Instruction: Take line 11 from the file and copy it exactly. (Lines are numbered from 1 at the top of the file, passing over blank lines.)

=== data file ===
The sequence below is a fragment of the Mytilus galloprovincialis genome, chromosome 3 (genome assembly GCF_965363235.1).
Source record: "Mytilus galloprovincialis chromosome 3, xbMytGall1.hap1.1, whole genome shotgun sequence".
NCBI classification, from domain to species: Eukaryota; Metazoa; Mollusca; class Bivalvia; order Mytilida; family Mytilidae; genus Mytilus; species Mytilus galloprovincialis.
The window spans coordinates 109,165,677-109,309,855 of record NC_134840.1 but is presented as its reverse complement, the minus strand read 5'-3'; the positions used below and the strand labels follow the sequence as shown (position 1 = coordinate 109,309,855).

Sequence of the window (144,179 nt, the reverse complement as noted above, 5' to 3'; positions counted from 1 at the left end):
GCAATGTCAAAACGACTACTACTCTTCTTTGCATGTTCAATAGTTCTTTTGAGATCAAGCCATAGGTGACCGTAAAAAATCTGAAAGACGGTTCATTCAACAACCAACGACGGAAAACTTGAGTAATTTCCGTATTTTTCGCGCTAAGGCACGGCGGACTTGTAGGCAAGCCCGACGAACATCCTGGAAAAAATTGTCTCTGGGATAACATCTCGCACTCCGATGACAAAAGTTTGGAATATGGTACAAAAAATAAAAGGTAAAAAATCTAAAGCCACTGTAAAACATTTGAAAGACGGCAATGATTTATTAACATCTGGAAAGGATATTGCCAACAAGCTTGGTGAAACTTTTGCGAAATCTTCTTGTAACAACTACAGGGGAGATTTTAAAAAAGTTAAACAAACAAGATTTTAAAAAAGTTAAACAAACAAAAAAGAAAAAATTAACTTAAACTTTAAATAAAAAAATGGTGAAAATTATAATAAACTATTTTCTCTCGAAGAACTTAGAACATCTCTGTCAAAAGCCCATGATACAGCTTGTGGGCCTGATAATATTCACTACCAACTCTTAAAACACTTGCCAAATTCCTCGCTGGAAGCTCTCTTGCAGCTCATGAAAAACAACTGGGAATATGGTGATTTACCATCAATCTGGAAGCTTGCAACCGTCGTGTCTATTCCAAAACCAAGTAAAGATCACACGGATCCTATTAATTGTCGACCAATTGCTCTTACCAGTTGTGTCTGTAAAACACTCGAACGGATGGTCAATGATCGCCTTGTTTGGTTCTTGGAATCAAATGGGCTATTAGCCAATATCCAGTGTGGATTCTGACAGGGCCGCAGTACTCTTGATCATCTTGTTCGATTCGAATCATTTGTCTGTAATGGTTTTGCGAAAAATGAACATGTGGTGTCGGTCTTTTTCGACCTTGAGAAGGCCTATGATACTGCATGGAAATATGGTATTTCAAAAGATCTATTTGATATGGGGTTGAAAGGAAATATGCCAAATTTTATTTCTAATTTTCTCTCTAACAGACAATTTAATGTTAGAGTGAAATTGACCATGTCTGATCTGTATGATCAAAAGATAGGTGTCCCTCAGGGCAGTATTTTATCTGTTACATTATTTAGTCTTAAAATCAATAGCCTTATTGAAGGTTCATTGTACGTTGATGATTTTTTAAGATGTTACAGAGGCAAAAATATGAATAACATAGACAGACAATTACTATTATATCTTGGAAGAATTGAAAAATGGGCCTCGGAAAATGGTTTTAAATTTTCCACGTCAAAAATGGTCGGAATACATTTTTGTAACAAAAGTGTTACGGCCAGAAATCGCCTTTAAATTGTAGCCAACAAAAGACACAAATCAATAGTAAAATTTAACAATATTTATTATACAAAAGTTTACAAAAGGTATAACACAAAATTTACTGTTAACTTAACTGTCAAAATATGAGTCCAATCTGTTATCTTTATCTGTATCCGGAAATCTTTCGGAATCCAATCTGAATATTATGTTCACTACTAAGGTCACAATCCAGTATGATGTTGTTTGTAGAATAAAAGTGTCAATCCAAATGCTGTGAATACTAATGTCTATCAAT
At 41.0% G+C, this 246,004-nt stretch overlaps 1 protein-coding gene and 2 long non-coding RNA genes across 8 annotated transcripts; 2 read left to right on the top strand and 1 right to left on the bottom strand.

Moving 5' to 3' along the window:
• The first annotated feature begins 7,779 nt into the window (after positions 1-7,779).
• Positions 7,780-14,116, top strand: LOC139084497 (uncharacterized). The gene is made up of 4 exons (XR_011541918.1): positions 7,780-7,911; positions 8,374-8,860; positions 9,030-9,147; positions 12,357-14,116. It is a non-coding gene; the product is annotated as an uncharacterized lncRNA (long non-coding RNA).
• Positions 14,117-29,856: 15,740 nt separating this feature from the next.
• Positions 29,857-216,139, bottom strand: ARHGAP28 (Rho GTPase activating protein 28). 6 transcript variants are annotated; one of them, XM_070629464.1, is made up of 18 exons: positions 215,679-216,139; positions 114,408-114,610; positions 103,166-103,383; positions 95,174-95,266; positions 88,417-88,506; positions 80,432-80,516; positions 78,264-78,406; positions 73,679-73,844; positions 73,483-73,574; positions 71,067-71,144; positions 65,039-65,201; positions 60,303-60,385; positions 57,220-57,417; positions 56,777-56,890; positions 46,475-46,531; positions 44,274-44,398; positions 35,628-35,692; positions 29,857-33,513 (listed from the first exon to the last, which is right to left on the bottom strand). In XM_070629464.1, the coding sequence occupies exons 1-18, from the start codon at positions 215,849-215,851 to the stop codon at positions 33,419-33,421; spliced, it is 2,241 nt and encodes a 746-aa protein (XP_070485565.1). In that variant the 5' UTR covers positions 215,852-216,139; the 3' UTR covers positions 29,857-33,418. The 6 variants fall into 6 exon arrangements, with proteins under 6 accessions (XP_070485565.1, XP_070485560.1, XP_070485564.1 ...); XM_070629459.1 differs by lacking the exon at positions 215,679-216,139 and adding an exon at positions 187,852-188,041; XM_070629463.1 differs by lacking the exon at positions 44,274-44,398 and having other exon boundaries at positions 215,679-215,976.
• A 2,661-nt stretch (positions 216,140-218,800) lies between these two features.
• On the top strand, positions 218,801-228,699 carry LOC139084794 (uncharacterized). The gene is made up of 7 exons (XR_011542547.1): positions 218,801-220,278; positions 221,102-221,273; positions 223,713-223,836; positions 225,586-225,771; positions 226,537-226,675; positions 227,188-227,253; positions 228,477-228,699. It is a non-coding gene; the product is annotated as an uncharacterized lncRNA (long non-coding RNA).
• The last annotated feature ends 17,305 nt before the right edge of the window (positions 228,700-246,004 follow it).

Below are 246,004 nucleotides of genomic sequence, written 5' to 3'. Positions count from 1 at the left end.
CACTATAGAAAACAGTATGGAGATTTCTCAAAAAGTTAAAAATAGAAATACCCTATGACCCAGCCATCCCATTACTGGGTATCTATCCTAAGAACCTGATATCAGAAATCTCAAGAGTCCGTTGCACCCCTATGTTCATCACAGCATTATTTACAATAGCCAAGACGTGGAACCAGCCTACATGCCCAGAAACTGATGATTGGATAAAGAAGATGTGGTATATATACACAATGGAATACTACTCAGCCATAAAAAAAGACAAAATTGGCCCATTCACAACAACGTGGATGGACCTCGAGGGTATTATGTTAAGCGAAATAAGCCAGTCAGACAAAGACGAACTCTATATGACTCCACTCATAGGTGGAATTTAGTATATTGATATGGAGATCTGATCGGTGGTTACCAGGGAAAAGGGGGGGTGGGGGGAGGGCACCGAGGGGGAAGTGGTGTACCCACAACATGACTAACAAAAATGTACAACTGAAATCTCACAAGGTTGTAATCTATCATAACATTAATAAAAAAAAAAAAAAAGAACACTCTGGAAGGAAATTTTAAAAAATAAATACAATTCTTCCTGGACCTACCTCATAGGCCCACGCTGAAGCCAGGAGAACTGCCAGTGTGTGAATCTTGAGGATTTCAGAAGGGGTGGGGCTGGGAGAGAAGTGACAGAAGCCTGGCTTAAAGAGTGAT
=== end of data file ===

• Positions 14,117-29,856: 15,740 nt separating this feature from the next.